As with many other regulations, covered entities under the 23 NYCRR 500 must come into compliance within a certain time limit. According to the NYDFS cybersecurity regulations, organizations need to meet the criteria by Aug. 28, 2017, unless otherwise specified in 23 NYCRR 500.22. The department also noted that it recognizes that some elements of the regulations will require longer transitional periods, but that a cyber security program along with related policies and procedures should be in place by the deadline. The NYDFS cybersecurity regulations will expect full compliance with requirements, and organizations cannot submit a certification unless they have met all applicable requirements at the time of certification. Financial institutions must submit the first certification under 23 NYCRR 500.17(b) by Feb. 15, 2018.

4. Businesses Need To Implement Continuous Monitoring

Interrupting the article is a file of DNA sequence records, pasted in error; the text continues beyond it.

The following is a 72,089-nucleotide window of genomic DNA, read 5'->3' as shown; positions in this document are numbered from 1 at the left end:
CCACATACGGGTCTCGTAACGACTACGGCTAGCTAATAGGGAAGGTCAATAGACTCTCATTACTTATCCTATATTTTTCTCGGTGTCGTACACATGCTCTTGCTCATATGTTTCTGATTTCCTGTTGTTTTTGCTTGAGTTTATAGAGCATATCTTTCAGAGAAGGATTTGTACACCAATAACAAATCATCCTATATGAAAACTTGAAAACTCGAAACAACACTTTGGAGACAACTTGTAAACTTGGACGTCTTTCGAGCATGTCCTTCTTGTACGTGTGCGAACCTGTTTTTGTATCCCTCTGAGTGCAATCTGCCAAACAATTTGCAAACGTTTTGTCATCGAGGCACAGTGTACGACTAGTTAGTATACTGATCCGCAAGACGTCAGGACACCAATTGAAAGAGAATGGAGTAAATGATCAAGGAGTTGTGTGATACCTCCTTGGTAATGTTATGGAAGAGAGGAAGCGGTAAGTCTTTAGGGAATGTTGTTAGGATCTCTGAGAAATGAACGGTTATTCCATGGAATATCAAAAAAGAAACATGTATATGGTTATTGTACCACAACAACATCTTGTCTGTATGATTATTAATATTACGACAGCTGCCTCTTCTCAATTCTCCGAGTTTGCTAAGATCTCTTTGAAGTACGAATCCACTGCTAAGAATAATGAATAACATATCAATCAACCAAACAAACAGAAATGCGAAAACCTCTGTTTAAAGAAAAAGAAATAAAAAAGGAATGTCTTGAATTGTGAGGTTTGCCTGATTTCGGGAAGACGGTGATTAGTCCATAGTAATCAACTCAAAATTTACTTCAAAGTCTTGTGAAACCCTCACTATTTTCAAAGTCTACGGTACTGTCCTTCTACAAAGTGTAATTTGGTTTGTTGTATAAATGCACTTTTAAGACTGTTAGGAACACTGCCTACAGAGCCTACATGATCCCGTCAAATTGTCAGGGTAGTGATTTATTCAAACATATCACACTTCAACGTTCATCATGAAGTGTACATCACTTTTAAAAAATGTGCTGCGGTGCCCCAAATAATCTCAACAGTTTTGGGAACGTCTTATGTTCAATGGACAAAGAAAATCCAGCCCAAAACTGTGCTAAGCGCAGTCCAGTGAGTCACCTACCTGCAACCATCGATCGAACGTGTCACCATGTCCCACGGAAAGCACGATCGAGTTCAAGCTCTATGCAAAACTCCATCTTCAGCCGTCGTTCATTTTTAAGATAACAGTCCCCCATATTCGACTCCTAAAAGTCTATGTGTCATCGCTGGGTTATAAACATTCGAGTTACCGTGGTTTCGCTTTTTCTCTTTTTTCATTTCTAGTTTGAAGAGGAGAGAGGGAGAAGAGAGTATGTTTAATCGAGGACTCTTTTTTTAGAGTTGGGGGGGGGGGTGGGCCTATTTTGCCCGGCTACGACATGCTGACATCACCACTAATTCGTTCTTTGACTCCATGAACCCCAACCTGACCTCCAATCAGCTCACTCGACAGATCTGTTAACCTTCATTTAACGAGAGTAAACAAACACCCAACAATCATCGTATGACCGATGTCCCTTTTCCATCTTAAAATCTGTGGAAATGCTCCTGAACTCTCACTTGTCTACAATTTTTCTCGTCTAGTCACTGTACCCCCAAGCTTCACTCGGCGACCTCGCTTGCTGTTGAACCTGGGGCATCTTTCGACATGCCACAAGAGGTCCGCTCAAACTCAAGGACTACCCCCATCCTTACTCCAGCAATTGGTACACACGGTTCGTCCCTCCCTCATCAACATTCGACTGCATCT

Your cyber security plan should include continuous monitoring to ensure that your systems are operating normally and detect any abnormal usage. The regulations noted that effective continuous monitoring can be achieved through a variety of tools and that no specific technology is required. This enables organizations to choose the combination of resources that will allow them to detect changes or activities within their information systems. This flexibility will not only make it easier to achieve compliance, but also empower organizations to choose the systems that are best for their infrastructure needs.

The NYDFS cybersecurity regulations may be the first of their kind, but they are certainly not the last. Organizations must implement continuous monitoring, vet third-party services, report all cyber attack attempts and adhere to compliance deadlines. By understanding these elements of the requirements, businesses can take one step closer to compliance and better protection.

Matt Williams

A self-proclaimed ‘tech geek’, Matt has worked in technology for a decade and divides his time between blogging and working in IT. A huge New York Giants fan, when not watching football Matt gets his game on playing Call of Duty with his friends and other tech bloggers.